The Sparks finished atop the Western Conference with a 22-12 regular-season record. But they were swept in three games by the Connecticut Sun in the postseason. ESPN reported Thursday that Toler entered the Sparks' locker room after the loss on Sept. 19 and launched into an obscenity-laced speech that included racial slurs. Toler, who is black, acknowledged using the slurs but told ESPN they weren't directed at any of the players. She also said she shouldn't have used racial slurs.
WNBA Commissioner Cathy Engelbert said there will be no further action by the league on the locker room incident because Toler is no longer employed by the team. "The type of language reportedly used has no place in our league," Engelbert's statement said. "The WNBA takes pride in being one of the most diverse leagues in professional sports that fosters an inclusive and respectful environment.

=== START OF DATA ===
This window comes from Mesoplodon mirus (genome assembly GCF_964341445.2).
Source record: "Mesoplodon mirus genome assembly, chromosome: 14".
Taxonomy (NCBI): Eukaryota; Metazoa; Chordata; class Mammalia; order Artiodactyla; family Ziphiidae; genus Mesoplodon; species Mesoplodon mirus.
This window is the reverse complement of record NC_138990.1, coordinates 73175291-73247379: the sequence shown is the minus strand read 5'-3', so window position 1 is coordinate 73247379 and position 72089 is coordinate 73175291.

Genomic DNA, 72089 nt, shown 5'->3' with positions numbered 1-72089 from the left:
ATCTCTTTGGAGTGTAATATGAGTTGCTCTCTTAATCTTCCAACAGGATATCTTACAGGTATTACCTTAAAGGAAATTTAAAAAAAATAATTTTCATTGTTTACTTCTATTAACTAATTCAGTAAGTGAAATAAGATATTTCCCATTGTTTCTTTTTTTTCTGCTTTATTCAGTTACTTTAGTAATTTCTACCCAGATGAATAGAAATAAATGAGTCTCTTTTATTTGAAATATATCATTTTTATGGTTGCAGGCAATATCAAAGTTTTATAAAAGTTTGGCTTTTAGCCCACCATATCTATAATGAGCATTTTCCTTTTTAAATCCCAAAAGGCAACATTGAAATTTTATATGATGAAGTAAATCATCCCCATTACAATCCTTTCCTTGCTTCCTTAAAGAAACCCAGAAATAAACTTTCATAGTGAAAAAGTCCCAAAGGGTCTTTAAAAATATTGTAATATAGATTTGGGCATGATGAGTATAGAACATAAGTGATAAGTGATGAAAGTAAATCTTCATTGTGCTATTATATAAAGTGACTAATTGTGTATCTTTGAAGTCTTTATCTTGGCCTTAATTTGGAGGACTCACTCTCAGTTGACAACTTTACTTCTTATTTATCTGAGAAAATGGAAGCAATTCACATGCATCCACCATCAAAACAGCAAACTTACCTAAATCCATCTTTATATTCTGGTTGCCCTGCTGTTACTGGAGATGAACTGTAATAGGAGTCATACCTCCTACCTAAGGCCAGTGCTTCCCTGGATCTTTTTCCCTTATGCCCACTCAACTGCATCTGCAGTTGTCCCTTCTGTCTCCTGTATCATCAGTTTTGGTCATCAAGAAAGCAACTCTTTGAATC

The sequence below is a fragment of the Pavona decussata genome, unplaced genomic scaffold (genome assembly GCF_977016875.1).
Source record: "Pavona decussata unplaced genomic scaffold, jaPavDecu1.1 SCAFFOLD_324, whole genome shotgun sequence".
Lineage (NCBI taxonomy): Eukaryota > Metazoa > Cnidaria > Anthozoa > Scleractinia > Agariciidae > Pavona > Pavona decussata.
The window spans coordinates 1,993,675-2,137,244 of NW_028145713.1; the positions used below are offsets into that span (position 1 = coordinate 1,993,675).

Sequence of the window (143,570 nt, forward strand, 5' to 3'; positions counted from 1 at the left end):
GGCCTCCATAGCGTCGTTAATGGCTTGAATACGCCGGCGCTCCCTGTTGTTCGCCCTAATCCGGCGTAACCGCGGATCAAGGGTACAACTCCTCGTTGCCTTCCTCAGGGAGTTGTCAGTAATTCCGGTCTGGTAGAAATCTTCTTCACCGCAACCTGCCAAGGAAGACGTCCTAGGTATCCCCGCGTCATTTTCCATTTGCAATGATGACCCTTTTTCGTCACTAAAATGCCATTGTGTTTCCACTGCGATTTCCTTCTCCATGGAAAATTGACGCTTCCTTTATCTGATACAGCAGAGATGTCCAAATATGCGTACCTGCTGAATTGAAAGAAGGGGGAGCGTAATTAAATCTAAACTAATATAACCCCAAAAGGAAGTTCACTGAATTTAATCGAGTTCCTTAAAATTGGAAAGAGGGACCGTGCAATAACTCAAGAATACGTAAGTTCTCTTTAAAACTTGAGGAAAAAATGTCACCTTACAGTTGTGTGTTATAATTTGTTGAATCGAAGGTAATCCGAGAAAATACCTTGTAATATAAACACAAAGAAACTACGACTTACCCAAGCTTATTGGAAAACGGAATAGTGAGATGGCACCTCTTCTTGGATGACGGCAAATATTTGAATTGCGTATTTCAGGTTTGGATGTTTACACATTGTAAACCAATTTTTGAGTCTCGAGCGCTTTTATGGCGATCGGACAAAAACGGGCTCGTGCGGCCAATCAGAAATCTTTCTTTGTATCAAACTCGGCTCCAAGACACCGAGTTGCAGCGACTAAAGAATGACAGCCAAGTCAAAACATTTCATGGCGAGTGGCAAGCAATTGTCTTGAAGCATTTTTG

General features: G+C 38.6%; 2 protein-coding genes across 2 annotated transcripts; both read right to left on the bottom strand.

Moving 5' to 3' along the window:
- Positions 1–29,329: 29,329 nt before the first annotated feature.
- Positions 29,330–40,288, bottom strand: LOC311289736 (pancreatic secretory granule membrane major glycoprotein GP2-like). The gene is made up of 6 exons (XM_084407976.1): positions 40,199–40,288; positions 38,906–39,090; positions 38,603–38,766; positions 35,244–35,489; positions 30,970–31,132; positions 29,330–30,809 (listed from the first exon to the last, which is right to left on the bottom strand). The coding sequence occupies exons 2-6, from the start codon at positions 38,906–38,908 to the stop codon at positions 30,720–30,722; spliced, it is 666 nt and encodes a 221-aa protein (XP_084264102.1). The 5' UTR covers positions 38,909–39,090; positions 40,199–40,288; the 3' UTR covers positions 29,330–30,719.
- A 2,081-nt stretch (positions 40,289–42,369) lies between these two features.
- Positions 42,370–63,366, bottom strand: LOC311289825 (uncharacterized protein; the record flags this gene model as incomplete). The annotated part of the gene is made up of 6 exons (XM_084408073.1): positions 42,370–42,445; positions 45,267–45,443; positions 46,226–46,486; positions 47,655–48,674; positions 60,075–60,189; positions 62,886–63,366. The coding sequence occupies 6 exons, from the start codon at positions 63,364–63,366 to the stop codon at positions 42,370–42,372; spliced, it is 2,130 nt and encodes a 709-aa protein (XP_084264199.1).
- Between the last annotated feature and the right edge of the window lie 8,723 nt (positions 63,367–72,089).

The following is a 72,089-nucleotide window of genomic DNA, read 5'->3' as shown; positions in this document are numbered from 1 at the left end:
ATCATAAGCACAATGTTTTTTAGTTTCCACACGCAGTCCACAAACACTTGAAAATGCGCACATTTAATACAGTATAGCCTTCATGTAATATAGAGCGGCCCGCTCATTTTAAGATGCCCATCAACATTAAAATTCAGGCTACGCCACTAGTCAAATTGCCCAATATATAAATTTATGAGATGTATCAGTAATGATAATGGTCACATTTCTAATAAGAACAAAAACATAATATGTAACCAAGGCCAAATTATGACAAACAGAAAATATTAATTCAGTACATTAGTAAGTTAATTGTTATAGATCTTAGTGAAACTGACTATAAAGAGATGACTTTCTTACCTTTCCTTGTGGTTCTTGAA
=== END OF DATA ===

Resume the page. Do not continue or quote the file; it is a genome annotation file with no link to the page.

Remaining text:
"We thank Penny for her contributions to the WNBA through her service to the Sparks organization and as a player over two decades." In Game 3 of that series, first-year coach Derek Fisher benched the entire starting five near the end of the third quarter, including Candace Parker, Nneka Ogwumike and Alana Beard. ESPN reported that the decision may have had to do with Toler's comments after Game 2.
Holoman thanked Toler for her tenure with the team that included 20 years as GM. The Sparks won the WNBA championship in 2001, '02 and '06. Toler played for the Sparks from 1997 to 1999 and scored the first basket in WNBA history. After retiring in 1999, she immediately became GM and began assembling the roster that led the Sparks to their first league title in 2001.
Holoman called Toler "a foundational figure" in the growth of the league and wished her the best in the future.